611 W Bay St Suite 1E,
Tampa, FL 33606
We are a concierge dermatology
practice and do not accept insurance.

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When pigmented lesions are diagnosed as actinic keratosis by your Tampa dermatologist

Pigmented Lesions Tampa - pigmented lesions are diagnosed for lady Skin cancer is not a topic of discussion most of us want to engage in. However, we encourage our patients to learn about the early signs of skin cancer, such as actinic keratoses, so that we may provide appropriate care as quickly as possible. If you live in the Tampa area and are concerned about any mole or growth on your body, schedule a visit with Dr. Lombardi. By using the latest diagnostic instruments, an accurate diagnosis can be made.

What are actinic keratoses

Actinic keratosis is an early indicator of skin cancer. These lesions may appear pink, red, or tan. They may look bumpy, scaly, or crusty. The growth may form as a flat, rough surface, or it may be raised. They vary in size, from a single millimeter to a few centimeters in diameter. While there are several ways in which these growths may present, your dermatologist can determine if a pigmented lesion is, an early sign of skin cancer.

Often, touch is a better sense to use than sight when it comes to recognizing actinic keratosis. Some of the physical sensations that may indicate this condition include a growth that itches or becomes tender at times. Some of these lesions may feel "tingly" or "prickly," and they most often have a rough texture. Because they are caused by UV damage, the location of a pigmented lesion can also give you clues as to its type. Actinic keratoses tend to develop on areas such as the:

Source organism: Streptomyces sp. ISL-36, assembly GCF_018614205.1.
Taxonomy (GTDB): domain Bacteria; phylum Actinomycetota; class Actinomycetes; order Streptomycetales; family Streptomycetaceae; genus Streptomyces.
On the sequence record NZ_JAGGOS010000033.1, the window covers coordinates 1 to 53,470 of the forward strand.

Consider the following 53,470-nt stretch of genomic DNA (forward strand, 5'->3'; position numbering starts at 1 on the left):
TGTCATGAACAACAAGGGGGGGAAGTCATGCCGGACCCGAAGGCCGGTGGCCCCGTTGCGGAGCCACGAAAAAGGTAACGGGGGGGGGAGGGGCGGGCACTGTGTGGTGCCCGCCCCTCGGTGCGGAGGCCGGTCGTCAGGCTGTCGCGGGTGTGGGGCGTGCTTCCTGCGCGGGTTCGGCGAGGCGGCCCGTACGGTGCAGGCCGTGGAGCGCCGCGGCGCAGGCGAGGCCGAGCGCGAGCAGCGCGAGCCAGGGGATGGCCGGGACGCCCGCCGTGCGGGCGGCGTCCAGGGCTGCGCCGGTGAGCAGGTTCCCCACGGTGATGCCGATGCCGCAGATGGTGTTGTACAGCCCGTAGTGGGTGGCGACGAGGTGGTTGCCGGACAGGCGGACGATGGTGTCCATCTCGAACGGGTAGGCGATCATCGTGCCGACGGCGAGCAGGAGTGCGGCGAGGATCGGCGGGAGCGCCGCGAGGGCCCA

• Face, including the lips
  • Head, including the scalp and ears
  • Neck
  • Shoulders
  • Arms
  • Hands
  • Feet

Treatment for actinic keratosis

Understandably, you may feel concerned if you are told you have one or more precancerous growths on your body. Remember, melanoma skin cancer is far less common than other, less serious forms of skin cancer. Also, actinic keratosis can be treated, reducing the risk that the growth will progress to basal cell or squamous cell carcinoma. Some of the options for treatment include:

Chemical peels, which exfoliate dead and damaged cells from the skin's surface.

Topical medication to destroy abnormal cells.

Cryosurgery, which freezes abnormal cells with liquid nitrogen. The frozen cells will be destroyed and will fall off of the skin.

Lombardi Institute of Dermatology focuses on care and prevention. We will remove suspicious growths as needed, and will discuss ways to protect your skin in the future. To learn more about pigmented lesions or to schedule your consultation, call 813-642-3164.


We are a concierge practice and do not accept health insurance.
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